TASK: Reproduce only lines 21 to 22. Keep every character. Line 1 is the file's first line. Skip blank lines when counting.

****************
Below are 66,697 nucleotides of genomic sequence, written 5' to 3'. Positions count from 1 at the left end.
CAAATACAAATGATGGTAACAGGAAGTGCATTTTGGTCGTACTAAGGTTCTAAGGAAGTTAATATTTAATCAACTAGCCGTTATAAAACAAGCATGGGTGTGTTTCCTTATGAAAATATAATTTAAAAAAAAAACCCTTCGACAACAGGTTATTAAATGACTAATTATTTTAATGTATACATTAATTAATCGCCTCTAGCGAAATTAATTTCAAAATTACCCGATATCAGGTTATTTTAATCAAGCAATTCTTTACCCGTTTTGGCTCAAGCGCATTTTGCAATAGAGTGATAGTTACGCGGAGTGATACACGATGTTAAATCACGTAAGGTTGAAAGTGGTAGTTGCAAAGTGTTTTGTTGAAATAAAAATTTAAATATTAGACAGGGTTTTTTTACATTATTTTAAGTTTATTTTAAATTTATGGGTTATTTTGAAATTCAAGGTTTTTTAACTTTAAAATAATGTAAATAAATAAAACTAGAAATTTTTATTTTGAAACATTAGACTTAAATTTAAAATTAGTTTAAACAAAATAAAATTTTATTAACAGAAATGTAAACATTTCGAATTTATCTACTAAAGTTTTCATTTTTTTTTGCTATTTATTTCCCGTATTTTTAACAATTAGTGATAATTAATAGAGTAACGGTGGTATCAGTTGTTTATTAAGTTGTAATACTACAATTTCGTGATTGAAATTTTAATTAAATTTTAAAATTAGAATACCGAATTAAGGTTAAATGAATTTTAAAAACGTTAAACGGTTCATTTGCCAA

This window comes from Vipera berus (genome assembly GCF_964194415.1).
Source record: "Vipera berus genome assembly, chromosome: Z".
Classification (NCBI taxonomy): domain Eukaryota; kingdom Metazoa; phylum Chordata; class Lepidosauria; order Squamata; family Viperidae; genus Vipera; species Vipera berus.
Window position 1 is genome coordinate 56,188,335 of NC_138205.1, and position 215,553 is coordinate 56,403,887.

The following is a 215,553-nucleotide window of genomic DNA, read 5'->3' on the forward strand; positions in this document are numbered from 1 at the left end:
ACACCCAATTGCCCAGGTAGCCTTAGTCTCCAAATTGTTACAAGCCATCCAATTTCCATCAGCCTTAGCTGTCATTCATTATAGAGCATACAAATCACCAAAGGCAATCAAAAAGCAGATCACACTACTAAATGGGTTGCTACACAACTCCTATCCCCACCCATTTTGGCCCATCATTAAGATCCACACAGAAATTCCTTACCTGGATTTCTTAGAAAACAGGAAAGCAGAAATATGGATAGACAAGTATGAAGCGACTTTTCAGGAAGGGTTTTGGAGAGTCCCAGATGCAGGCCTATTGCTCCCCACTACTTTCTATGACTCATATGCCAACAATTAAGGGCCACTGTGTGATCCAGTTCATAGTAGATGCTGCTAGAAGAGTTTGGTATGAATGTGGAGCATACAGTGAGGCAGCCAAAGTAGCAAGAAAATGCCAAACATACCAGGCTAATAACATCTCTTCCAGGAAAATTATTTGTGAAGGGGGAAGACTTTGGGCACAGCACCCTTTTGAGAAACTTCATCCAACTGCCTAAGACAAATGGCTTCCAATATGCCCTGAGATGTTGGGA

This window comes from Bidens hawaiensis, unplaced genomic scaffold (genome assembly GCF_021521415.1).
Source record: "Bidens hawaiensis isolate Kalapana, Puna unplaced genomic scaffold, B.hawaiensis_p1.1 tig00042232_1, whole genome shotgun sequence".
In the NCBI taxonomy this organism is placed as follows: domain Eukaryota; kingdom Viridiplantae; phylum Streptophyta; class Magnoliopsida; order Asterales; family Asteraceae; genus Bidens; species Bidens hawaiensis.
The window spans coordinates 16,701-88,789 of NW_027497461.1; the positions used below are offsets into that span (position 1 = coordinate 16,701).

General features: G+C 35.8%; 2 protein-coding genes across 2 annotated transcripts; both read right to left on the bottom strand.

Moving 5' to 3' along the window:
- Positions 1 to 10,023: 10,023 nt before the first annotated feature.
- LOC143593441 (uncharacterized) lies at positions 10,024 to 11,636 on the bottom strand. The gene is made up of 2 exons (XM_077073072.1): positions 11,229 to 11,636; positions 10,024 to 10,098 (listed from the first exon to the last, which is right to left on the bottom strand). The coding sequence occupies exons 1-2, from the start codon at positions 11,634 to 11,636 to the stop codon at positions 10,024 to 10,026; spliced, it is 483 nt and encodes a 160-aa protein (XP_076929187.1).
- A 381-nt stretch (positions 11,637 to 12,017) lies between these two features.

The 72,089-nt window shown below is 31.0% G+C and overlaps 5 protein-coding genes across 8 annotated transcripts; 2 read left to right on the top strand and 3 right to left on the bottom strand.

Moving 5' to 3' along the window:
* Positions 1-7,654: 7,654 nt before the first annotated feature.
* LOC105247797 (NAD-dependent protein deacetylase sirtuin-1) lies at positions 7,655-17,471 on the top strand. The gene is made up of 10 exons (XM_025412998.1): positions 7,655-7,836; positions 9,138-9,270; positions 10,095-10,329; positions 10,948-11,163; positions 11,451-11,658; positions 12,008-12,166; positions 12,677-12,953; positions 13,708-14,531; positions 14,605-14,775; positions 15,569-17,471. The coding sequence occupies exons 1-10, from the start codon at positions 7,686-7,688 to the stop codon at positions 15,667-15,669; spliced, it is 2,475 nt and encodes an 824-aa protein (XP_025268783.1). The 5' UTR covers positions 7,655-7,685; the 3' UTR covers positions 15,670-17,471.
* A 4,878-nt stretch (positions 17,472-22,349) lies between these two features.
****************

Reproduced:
* LOC105247797 (NAD-dependent protein deacetylase sirtuin-1) lies at positions 7,655-17,471 on the top strand. The gene is made up of 10 exons (XM_025412998.1): positions 7,655-7,836; positions 9,138-9,270; positions 10,095-10,329; positions 10,948-11,163; positions 11,451-11,658; positions 12,008-12,166; positions 12,677-12,953; positions 13,708-14,531; positions 14,605-14,775; positions 15,569-17,471. The coding sequence occupies exons 1-10, from the start codon at positions 7,686-7,688 to the stop codon at positions 15,667-15,669; spliced, it is 2,475 nt and encodes an 824-aa protein (XP_025268783.1). The 5' UTR covers positions 7,655-7,685; the 3' UTR covers positions 15,670-17,471.
* A 4,878-nt stretch (positions 17,472-22,349) lies between these two features.